Starting in the ’90s, Dutch agricultural laws began paving the way for what experts describe as the Dutch Green Evolution in organic farming. But now, Brexit is posing a serious threat to the green dream.
By Gabriele Cruciata
Arjen Boer became passionate about farming as a young child on his parents’ farm. “I give them life and love, and they’re grateful to me,” he says while feeding some of the 165 cows he takes care of together with his wife Margriet at their organic farm in Enumatil, a village of 300 inhabitants seven kilometres west of the city of Groningen.
For the past 40 years, the Boers have run one of the Netherlands’ 1,687 organic farms. “We started this [organic] business in 1990 as we got sick of intensive production. We wanted our products to be better in terms of quality and animal rights,” says Margriet.
Arjen and Margriet benefited from what experts call the Dutch Green Revolution, a wave of laws that began to recast the Netherlands’ food production in the mid-90s. Since then, the motto for organic famers has been “twice as much food using half as many resources” – but now, Brexit might put everything at risk.
Second largest food trader
In fact, despite being a small country, in recent decades, The Netherlands has become the second largest food trader at a global level following the United States. Technology and eco-friendly production techniques are the cornerstones of this revolution and may serve as an example of what the future of world-wide agriculture will look like on a more populated planet.
Organic farming is still a growing sector in the Netherland, as the steady increase of biological companies shows. But the United Kingdom is the third most important trading partner for the Dutch. Last October, the Dutch Court of Audit stated a no-deal Brexit would cost the Netherland 2.3 billion euros through 2023. “The British decision to quit the European Union is turning into a disaster, lots of us will stand to lose” says Klaas Johan Osinga, a spokesperson from LTO, the most powerful lobby organization for Dutch farmers. “A no-deal exit will result in a huge problem for our 8.6 billion euros’ worth of agricultural exports to the UK.”
Osinga says that “the only good news we have is that at the moment, Brexit is not damaging our Green Revolution. The pressure to be efficient is only increasing because of trade barriers.” Nevertheless, checkpoints at the British gates will most luckily result in longer queues that will affect Dutch perishable items’ quality, mainly dairy products, meat and ornamental trees and plants. In an episode of The Northern Times’ podcast Econ 050, economist Bart Los asserted that these industries “will be hit hardest than others” in case of a no-deal Brexit.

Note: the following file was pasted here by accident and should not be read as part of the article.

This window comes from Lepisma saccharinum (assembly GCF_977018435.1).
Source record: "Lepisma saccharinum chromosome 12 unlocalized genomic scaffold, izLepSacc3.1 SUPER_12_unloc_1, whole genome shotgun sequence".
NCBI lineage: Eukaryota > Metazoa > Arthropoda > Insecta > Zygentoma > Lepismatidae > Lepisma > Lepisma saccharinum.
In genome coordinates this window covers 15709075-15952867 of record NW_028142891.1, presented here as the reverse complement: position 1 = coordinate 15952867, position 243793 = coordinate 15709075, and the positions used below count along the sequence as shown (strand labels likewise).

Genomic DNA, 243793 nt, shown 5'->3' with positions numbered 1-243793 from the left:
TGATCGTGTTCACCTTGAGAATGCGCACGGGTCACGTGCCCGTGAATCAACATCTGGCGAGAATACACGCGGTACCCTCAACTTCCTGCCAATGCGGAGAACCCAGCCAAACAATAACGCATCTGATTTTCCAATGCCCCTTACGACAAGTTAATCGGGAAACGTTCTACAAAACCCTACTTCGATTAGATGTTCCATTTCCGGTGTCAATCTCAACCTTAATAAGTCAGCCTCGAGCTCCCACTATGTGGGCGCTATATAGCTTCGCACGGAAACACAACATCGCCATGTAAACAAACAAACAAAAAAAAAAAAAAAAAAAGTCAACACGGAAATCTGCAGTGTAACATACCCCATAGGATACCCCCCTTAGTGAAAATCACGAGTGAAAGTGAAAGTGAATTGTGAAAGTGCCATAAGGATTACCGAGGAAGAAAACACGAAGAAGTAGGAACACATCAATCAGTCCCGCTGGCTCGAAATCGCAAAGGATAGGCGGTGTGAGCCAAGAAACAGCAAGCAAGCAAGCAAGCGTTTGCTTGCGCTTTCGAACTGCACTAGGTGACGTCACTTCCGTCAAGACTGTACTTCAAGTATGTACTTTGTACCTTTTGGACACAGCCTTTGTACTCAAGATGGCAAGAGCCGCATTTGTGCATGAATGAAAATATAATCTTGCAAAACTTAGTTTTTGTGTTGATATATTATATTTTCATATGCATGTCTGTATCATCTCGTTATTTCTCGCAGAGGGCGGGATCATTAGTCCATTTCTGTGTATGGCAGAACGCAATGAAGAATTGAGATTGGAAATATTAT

“Importers of Dutch products might have to pay tariffs, meaning becoming less competitive,” Los says. Professor Los and other economists have developed an index to measure the percentage value added reduction in an industry if all borders between EU countries and the UK were to close entirely without any substitution processes. Even if that value is around four percent for the wider Dutch economy, the agricultural and food production industries would respectively face a reduction of seven and eight percent.
According to an OECD report, the agriculture, vegetables, fruits and processed foods sectors will record a production fall of two percent or greater, while the meat sector will face a 9.1 percent production decrease.
Organic farms will not be entirely spared, but Arjen and Margriet have faith in the future. “Our core business is focused on the local market” they say. “We know we will be affected by Brexit, but only indirectly, and our hope is this won’t vaporize all the effort we organic farmers put into our everyday activities for the environment and high-quality products.”
More than 90 percent of their milk and meat production is intended for local people and restaurants, but not all of their colleagues are so lucky. According to the LTO data, half of Dutch organic products are exported and will be directly affected by the introduction of taxes and checkpoints, posting a significant potential threat to the Dutch vision of future-oriented agriculture.